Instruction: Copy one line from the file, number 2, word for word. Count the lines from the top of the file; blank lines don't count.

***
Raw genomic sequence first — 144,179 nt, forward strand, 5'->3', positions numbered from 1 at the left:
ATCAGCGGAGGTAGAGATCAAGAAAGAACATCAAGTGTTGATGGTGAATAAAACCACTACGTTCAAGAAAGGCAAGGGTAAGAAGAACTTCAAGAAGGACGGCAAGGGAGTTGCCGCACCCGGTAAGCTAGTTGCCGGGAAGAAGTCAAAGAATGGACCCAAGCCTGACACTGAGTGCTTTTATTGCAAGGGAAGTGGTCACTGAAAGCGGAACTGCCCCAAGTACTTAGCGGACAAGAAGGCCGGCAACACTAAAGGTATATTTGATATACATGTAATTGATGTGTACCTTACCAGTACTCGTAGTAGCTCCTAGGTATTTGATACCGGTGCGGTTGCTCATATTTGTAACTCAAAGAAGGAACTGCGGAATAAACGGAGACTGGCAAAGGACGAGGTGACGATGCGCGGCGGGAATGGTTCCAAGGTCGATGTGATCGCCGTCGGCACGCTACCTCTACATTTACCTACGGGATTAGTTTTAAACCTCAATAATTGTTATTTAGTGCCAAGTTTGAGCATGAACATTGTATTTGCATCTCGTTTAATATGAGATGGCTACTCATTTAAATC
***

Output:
ATCAGCGGAGGTAGAGATCAAGAAAGAACATCAAGTGTTGATGGTGAATAAAACCACTACGTTCAAGAAAGGCAAGGGTAAGAAGAACTTCAAGAAGGACGGCAAGGGAGTTGCCGCACCCGGTAAGCTAGTTGCCGGGAAGAAGTCAAAGAATGGACCCAAGCCTGACACTGAGTGCTTTTATTGCAAGGGAAGTGGTCACTGAAAGCGGAACTGCCCCAAGTACTTAGCGGACAAGAAGGCCGGCAACACTAAAGGTATATTTGATATACATGTAATTGATGTGTACCTTACCAGTACTCGTAGTAGCTCCTAGGTATTTGATACCGGTGCGGTTGCTCATATTTGTAACTCAAAGAAGGAACTGCGGAATAAACGGAGACTGGCAAAGGACGAGGTGACGATGCGCGGCGGGAATGGTTCCAAGGTCGATGTGATCGCCGTCGGCACGCTACCTCTACATTTACCTACGGGATTAGTTTTAAACCTCAATAATTGTTATTTAGTGCCAAGTTTGAGCATGAACATTGTATTTGCATCTCGTTTAATATGAGATGGCTACTCATTTAAATC